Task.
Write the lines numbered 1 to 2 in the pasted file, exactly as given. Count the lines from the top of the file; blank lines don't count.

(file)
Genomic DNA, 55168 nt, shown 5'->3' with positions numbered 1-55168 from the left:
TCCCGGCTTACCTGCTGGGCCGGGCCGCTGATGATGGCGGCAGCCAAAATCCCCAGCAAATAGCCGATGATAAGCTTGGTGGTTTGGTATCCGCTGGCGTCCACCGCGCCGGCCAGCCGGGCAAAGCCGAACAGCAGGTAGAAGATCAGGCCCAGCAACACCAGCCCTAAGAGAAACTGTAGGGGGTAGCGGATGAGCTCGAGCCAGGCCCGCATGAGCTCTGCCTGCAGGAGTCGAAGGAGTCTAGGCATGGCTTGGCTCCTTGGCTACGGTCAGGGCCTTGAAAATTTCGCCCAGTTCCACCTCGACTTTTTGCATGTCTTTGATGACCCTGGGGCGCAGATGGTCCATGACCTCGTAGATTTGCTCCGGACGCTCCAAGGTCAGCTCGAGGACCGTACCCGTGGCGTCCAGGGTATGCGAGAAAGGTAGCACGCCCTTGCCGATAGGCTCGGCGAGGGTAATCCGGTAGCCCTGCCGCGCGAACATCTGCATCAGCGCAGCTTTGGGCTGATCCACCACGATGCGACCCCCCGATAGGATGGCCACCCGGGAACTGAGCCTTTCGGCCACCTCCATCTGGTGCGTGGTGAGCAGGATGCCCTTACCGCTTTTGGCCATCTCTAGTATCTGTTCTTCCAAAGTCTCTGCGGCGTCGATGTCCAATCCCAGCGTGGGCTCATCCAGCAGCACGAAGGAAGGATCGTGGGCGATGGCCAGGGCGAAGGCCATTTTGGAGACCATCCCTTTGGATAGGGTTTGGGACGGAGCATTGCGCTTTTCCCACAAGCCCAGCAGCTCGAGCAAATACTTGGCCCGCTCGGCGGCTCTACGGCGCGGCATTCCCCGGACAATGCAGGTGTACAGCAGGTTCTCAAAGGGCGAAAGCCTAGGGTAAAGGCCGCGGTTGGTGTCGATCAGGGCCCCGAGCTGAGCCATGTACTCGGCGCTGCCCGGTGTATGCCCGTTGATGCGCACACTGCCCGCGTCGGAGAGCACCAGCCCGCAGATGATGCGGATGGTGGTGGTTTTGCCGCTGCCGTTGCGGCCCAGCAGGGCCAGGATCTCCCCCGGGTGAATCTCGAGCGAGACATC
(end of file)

Genomic DNA, 55168 nt, shown 5'->3' with positions numbered 1-55168 from the left:
TCCCGGCTTACCTGCTGGGCCGGGCCGCTGATGATGGCGGCAGCCAAAATCCCCAGCAAATAGCCGATGATAAGCTTGGTGGTTTGGTATCCGCTGGCGTCCACCGCGCCGGCCAGCCGGGCAAAGCCGAACAGCAGGTAGAAGATCAGGCCCAGCAACACCAGCCCTAAGAGAAACTGTAGGGGGTAGCGGATGAGCTCGAGCCAGGCCCGCATGAGCTCTGCCTGCAGGAGTCGAAGGAGTCTAGGCATGGCTTGGCTCCTTGGCTACGGTCAGGGCCTTGAAAATTTCGCCCAGTTCCACCTCGACTTTTTGCATGTCTTTGATGACCCTGGGGCGCAGATGGTCCATGACCTCGTAGATTTGCTCCGGACGCTCCAAGGTCAGCTCGAGGACCGTACCCGTGGCGTCCAGGGTATGCGAGAAAGGTAGCACGCCCTTGCCGATAGGCTCGGCGAGGGTAATCCGGTAGCCCTGCCGCGCGAACATCTGCATCAGCGCAGCTTTGGGCTGATCCACCACGATGCGACCCCCCGATAGGATGGCCACCCGGGAACTGAGCCTTTCGGCCACCTCCATCTGGTGCGTGGTGAGCAGGATGCCCTTACCGCTTTTGGCCATCTCTAGTATCTGTTCTTCCAAAGTCTCTGCGGCGTCGATGTCCAATCCCAGCGTGGGCTCATCCAGCAGCACGAAGGAAGGATCGTGGGCGATGGCCAGGGCGAAGGCCATTTTGGAGACCATCCCTTTGGATAGGGTTTGGGACGGAGCATTGCGCTTTTCCCACAAGCCCAGCAGCTCGAGCAAATACTTGGCCCGCTCGGCGGCTCTACGGCGCGGCATTCCCCGGACAATGCAGGTGTACAGCAGGTTCTCAAAGGGCGAAAGCCTAGGGTAAAGGCCGCGGTTGGTGTCGATCAGGGCCCCGAGCTGAGCCATGTACTCGGCGCTGCCCGGTGTATGCCCGTTGATGCGCACACTGCCCGCGTCGGAGAGCACCAGCCCGCAGATGATGCGGATGGTGGTGGTTTTGCCGCTGCCGTTGCGGCCCAGCAGGGCCAGGATCTCCCCCGGGTGAATCTCGAGCGAGACATC